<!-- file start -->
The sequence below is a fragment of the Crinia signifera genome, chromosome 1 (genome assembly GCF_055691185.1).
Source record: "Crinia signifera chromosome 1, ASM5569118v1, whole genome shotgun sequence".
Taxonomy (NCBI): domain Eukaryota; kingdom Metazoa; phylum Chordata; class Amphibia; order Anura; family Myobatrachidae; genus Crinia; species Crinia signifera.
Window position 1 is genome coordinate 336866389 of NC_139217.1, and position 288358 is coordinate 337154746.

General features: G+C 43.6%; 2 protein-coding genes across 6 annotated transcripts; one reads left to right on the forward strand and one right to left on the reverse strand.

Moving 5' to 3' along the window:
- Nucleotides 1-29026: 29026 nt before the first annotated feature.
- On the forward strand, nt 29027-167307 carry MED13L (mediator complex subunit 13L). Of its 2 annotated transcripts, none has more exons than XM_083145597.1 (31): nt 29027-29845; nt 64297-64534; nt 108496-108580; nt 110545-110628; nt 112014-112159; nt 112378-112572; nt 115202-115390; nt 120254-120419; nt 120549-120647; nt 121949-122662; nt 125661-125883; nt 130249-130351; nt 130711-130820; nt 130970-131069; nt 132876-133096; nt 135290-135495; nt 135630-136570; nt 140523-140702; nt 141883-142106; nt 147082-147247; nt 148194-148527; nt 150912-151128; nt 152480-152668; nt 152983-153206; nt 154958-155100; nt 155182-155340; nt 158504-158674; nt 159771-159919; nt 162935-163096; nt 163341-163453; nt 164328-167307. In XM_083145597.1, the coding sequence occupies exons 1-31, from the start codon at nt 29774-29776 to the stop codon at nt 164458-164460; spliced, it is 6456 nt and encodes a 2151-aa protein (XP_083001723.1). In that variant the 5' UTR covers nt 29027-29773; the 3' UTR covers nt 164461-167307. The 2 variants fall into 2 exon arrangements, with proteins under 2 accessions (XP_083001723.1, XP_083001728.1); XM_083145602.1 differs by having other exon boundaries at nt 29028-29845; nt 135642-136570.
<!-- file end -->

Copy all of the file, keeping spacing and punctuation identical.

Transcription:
The sequence below is a fragment of the Crinia signifera genome, chromosome 1 (genome assembly GCF_055691185.1).
Source record: "Crinia signifera chromosome 1, ASM5569118v1, whole genome shotgun sequence".
Taxonomy (NCBI): domain Eukaryota; kingdom Metazoa; phylum Chordata; class Amphibia; order Anura; family Myobatrachidae; genus Crinia; species Crinia signifera.
Window position 1 is genome coordinate 336866389 of NC_139217.1, and position 288358 is coordinate 337154746.

General features: G+C 43.6%; 2 protein-coding genes across 6 annotated transcripts; one reads left to right on the forward strand and one right to left on the reverse strand.

Moving 5' to 3' along the window:
- Nucleotides 1-29026: 29026 nt before the first annotated feature.
- On the forward strand, nt 29027-167307 carry MED13L (mediator complex subunit 13L). Of its 2 annotated transcripts, none has more exons than XM_083145597.1 (31): nt 29027-29845; nt 64297-64534; nt 108496-108580; nt 110545-110628; nt 112014-112159; nt 112378-112572; nt 115202-115390; nt 120254-120419; nt 120549-120647; nt 121949-122662; nt 125661-125883; nt 130249-130351; nt 130711-130820; nt 130970-131069; nt 132876-133096; nt 135290-135495; nt 135630-136570; nt 140523-140702; nt 141883-142106; nt 147082-147247; nt 148194-148527; nt 150912-151128; nt 152480-152668; nt 152983-153206; nt 154958-155100; nt 155182-155340; nt 158504-158674; nt 159771-159919; nt 162935-163096; nt 163341-163453; nt 164328-167307. In XM_083145597.1, the coding sequence occupies exons 1-31, from the start codon at nt 29774-29776 to the stop codon at nt 164458-164460; spliced, it is 6456 nt and encodes a 2151-aa protein (XP_083001723.1). In that variant the 5' UTR covers nt 29027-29773; the 3' UTR covers nt 164461-167307. The 2 variants fall into 2 exon arrangements, with proteins under 2 accessions (XP_083001723.1, XP_083001728.1); XM_083145602.1 differs by having other exon boundaries at nt 29028-29845; nt 135642-136570.